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Lifestyle Changes For Good


Cutting up fresh veggies was something I thought I would never do. I liked vegetables and I believed what they said about eating raw, but in a sack lunch? That wasn’t my idea of tasty or something that would keep me going for the second half of any workday. I scoffed at veggie trays and fruit bowls and had always opted for packaged treats, quick sugar, and mouth-watering saltiness.

It was my last visit to the doctor that changed my whole outlook. “It’s up to you,” he told me. He looked into my eyes and I sank back into myself. I thought about the lie I had told the nurse.

“I exercise,” I nodded as if the words were not strong enough to stand on their own.

“How often?”

My mind raced. I didn’t expect to be questioned. Three days, four days? “Seven days a week,” I blurted. “I’m a jogger. I love to jog. And,” I continued, “I go to the gym.” I regretted the words the minute they left my tongue and danced, wobbling in the air between us.

The truth of the matter was I hadn’t been to the gym or done more than walk from the front door to my car in over a year. Who had time for exercise? I was working full time, managing with the kids, a demanding husband, and an aging mother. I didn’t have time for exercise, but I couldn’t admit that to her.

The doctor flipped the pages of my chart. “My suggestion,” he glanced at me over his glasses and back at the chart, “is you watch your diet and continue to exercise. You are exercising aren’t you?” His voice denoted his disbelief in what his eyes reported to his brain. Surely the chart and my physique were contradictions. He nodded and put his hand on my shoulder. “There is no need to pull the wool over my eyes. There is no judgement here. I just want you to be healthy. As much as I enjoy seeing you, I’d rather it be routine and social.”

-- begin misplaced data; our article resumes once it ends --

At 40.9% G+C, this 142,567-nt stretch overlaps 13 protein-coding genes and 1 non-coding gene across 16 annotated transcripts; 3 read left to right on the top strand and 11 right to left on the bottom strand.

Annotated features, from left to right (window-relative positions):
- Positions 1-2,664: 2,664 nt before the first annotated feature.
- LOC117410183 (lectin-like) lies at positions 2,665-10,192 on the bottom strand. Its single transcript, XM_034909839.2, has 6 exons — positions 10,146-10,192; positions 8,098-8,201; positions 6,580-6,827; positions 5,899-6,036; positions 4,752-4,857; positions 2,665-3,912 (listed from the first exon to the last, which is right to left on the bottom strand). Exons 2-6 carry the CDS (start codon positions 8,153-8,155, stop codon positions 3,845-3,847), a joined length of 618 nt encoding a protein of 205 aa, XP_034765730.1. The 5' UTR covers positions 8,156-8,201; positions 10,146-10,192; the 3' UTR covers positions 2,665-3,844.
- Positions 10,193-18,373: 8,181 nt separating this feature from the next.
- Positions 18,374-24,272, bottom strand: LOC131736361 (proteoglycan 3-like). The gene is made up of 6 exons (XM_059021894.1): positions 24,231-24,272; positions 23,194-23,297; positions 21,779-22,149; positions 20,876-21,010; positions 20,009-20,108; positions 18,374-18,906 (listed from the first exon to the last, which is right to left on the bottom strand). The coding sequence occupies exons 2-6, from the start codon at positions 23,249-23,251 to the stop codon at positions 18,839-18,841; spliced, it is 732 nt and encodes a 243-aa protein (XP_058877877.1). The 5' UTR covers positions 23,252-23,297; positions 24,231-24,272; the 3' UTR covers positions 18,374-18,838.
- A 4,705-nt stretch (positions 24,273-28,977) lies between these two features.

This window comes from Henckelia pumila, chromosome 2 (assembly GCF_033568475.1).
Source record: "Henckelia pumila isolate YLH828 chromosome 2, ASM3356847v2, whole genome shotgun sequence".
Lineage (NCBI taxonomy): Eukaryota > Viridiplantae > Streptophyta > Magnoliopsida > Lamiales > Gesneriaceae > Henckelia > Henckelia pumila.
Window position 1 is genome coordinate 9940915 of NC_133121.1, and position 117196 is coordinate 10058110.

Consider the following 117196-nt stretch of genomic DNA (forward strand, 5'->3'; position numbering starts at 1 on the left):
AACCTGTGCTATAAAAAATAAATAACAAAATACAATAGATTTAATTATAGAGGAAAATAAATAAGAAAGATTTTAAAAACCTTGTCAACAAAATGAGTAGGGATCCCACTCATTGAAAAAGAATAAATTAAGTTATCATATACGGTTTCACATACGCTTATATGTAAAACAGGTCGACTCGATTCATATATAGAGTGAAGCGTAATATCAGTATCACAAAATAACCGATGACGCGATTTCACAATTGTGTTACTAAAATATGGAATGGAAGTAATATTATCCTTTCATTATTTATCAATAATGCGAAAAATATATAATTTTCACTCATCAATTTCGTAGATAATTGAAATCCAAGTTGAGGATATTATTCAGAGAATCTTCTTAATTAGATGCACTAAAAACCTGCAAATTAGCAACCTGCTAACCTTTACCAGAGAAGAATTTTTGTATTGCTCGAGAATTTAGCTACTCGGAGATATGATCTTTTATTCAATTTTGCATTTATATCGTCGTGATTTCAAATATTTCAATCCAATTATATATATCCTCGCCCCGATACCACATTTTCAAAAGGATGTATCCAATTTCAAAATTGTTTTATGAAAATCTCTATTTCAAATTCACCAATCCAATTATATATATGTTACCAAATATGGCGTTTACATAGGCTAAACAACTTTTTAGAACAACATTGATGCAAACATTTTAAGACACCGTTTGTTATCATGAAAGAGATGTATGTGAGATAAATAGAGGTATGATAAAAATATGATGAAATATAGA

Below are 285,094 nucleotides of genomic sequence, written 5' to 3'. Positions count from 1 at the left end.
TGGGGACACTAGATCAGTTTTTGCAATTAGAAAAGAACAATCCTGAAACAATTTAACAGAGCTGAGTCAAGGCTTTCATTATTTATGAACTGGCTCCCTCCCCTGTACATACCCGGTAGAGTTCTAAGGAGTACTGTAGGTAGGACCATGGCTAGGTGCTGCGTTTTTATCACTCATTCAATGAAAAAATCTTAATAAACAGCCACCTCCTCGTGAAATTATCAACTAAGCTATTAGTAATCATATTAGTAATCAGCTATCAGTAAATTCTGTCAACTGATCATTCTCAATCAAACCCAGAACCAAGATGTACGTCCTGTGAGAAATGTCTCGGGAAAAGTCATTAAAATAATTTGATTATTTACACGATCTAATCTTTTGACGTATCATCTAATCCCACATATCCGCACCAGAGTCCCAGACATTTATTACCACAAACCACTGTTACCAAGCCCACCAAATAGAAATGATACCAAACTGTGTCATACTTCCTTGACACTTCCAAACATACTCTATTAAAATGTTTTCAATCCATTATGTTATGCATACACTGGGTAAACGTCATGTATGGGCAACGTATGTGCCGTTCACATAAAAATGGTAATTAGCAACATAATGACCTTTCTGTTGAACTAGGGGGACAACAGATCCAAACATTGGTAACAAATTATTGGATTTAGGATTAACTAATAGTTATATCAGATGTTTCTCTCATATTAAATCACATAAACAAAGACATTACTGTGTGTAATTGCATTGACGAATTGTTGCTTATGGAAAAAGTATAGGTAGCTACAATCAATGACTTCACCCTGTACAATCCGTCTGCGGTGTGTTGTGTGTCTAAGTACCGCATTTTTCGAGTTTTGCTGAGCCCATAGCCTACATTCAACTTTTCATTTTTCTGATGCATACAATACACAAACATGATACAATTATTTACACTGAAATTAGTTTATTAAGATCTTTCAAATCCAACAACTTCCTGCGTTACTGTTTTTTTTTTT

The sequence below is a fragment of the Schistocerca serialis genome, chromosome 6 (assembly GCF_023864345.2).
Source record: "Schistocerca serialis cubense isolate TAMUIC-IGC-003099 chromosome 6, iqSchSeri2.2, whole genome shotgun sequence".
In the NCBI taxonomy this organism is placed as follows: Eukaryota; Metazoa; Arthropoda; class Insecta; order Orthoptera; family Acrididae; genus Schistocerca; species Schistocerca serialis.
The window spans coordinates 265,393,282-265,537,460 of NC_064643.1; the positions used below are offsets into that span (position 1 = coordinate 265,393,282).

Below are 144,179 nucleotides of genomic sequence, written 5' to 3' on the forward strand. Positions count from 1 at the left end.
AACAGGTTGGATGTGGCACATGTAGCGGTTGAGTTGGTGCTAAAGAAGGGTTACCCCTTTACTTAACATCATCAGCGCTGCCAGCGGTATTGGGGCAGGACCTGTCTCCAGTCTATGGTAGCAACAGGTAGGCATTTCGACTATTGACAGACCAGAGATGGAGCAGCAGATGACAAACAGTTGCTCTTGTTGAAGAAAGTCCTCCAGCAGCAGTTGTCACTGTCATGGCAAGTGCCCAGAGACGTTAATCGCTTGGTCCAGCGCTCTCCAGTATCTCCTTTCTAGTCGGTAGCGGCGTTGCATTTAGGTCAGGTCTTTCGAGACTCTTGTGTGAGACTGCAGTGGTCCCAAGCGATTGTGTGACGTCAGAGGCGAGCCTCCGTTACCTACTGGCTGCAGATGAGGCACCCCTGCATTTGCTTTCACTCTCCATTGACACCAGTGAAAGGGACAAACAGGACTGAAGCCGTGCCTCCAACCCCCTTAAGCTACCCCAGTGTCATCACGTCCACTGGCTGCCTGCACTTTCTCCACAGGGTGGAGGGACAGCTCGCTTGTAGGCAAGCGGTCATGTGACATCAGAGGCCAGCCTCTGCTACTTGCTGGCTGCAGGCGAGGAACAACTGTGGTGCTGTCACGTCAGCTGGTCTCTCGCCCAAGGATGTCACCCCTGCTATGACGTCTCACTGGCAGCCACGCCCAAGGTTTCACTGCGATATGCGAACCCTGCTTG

I grinned. This visit was far from routine. I had been feeling worn out, hungry all the time, and very thirsty. I couldn’t drink enough water. I had even gained 15 pounds since the last time I was in his office. I chalked it up to stress. I was surprised when the doctor mentioned Diabetes.

“Lifestyle changes can make a world of difference,” he assured me. “We will do this together. You make the small changes I suggest and I promise I won’t push too hard.” He chuckled and helped me down from the paper-covered table. “Is it a deal?” I shook his hand and smiled.

I took the A1C tests and he declared me pre-Diabetic. But I’m not out of the woods. The goal now is to make lifestyle changes: little things like swapping out sweet snacks for healthy ones, taking time to meditate and slow down the busy-ness of my life now and again, and exercise. I even joined the gym. I take classes three times a week and walk with the new friends I make it there on my off days. I guess carrots and celery sticks are a fair trade-off for good health. The next time I see my doctor I won’t have to stretch the truth one bit.


Ginger M. Galloway

Poet, Author, Playwright & Artist

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(619) 490-0622

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